APPEAL FROM THE CIRCUIT COURT OF THE UNITED STATES FOR THE DISTRICT OF CONNECTICUT.
MR. JUSTICE BROWN delivered the opinion of the court.
The stress of this case is upon the question of patentable
novelty. The art of insulating electric wires has been known almost as long as that of conducting electricity for practical purposes by means of wires. Prior to the use of electricity for lighting, however, the feeble character of the currents conveyed upon these wires did not require that the insulating material should be non-combustible, and the skill of the inventor was directed toward a method of insulation which should protect the wire from moisture and other external injury. For this purpose the wires were covered with braid which had been saturated or covered with tar, paraffine, india-rubber, gutta-percha, asphaltum and various substances of like nature, to exclude the action of the water and afford a proper insulation.
Upon the introduction of electric lighting it was found that this method of insulation, while efficient to protect the wire from external influences, was unable to withstand the intense heat frequently generated in the wire itself by the powerful currents of electricity necessary for illuminating purposes. At first these wires were covered with cotton which had been saturated in paraffine and other similar substances; the result was that the insulating material was melted or set on fire, and dropped off the wire while still burning, and became so frequently the cause of conflagrations that the insurance companies declined to issue policies upon buildings in which this method of insulating wires was employed. A new substance was needed which would not only operate as a non-conductor of electricity, and as a protection against moisture, but which should also be non-combustible.
This material was discovered in ordinary paint. Mr. Cowles was not the first, however, to discover that paint was useful for the purpose of insulating electric wires. In several English patents put in evidence, paint is suggested as a proper covering for protective as well as for insulating purposes, in lieu of gutta-percha, india-rubber, resin, pitch or other similar substances, but as a non-combustible insulator was never required for telegraphing purposes, there is no intimation in any of them that it possessed this quality. It had, however, been a matter of common knowledge for many years that paint was
practically non-combustible. While the linseed oil in paint is to a certain extent combustible, the carbonate of lead is a material both non-combustible and a non-conductor.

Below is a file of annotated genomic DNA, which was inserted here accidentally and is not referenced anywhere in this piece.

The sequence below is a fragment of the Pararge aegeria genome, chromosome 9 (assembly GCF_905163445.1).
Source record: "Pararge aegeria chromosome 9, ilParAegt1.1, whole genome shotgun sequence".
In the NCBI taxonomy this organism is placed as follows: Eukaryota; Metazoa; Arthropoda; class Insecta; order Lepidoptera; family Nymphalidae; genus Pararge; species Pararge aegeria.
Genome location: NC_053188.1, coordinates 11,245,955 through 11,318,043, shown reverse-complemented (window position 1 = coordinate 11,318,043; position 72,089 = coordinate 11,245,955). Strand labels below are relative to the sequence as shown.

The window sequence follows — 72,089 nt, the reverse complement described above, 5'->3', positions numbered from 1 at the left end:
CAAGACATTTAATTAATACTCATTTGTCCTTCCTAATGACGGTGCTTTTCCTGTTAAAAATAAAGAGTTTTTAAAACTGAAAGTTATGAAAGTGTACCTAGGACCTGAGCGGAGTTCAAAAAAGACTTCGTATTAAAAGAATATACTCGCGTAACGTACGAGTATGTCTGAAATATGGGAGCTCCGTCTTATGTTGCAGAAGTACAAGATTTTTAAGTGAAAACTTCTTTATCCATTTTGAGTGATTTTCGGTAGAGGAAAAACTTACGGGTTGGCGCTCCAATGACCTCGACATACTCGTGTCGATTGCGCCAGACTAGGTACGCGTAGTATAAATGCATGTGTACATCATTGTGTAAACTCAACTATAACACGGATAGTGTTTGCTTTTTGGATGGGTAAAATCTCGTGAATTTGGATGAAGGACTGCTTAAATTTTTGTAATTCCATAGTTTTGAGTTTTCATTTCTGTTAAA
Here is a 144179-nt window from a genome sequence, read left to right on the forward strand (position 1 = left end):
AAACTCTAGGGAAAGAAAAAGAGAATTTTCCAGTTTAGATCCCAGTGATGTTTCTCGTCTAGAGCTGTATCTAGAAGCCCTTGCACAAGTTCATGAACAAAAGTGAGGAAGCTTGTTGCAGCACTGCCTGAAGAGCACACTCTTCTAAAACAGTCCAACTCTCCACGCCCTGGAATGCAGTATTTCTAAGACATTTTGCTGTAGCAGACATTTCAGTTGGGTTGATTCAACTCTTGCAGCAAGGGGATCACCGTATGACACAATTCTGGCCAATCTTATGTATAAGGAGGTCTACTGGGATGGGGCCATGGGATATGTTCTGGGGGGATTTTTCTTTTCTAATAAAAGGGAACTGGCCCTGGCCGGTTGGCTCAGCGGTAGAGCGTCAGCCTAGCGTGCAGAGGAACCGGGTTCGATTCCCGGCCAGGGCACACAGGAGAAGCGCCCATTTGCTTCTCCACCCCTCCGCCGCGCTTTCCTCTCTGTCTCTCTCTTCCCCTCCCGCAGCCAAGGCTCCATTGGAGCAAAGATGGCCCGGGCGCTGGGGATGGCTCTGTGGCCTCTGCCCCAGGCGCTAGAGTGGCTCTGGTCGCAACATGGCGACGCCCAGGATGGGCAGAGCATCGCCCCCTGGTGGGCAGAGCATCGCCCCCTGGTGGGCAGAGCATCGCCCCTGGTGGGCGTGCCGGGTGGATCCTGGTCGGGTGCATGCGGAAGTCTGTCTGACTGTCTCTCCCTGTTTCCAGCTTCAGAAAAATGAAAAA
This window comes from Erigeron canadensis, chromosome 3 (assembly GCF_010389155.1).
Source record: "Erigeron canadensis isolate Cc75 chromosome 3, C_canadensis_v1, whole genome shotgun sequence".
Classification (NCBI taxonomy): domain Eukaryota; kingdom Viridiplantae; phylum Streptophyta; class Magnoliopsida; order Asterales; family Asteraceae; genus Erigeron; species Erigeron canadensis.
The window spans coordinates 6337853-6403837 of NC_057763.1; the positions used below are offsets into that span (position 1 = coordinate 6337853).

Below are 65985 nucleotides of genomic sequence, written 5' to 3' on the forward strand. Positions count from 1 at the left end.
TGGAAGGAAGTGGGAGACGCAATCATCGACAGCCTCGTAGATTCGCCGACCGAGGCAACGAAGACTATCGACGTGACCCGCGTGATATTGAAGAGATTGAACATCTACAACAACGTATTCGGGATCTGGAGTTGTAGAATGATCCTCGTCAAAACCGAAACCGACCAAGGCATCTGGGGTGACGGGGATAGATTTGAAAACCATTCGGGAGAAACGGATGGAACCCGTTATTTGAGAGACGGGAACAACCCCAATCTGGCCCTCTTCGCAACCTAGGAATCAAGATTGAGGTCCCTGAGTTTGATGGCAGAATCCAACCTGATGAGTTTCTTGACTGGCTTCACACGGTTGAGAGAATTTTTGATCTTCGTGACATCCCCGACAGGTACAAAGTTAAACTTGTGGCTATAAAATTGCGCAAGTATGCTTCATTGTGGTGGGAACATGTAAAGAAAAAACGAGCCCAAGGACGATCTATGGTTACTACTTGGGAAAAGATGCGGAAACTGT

It is clear that none of these English patents can be claimed as anticipations, since they all relate to the protection of land or submarine telegraph cables, and the use of paint, so far as it was used at all, was simply as a water-proof covering for a braided wire. There is nothing to indicate that the paint, as used by them, was applied in the manner indicated by the patent, or that it made the covering non-combustible, or was intended at all for that purpose.
The most satisfactory evidence of the use of a non-combustible covering for electric wires is found in the testimony of Edwin Holmes, manufacturer of an electric burglar alarm, who states that when he first commenced using electric conductors "the wire was insulated by winding a thread, larger or smaller as the case might be, around the wire, and that thread was covered with paint," and that all his wires were "insulated in that way until paraffine was substituted for the paint." The paint was applied by drawing the wire through a vessel containing the paint, and then through a piece of thick rubber or gutta-percha, which removed the surplus paint and left a smooth surface on the thread which covered the wire. He began to cover his wires in this way as early as 1860, and says that he accomplished his insulation "sometimes by covering the wire with a thicker thread and two coats or more of paint; sometimes by a thread covering and a coat of paint, then another thread covering and a coat of paint on that." And upon being asked to describe the condition of the first coating of paint when the second coating of fibrous material and paint was put on, he said: "The first coat was partially dried, so as to keep its place, but would admit of an impression from the next covering of thread." On being called upon subsequently for an affidavit to be used on an application for a rehearing, he stated that his object was not to produce a non-inflammable wire, and that the wire used by him was not non-combustible or non-inflammable, and was not better adapted for electric light conduction than the paraffine-coated wire. He
further stated that when the second layer of braid was laid on, the condition of the first layer was not such as to cause the threads of the second layer to force the paint into the interstices, and so load the wire with an abnormal quantity of paint, as is done in the process described in the Cowles patent. The substance of his testimony in this particular was, that the coating of paint upon his first layer was allowed to harden before the second layer was applied, so that the application of the second layer would ...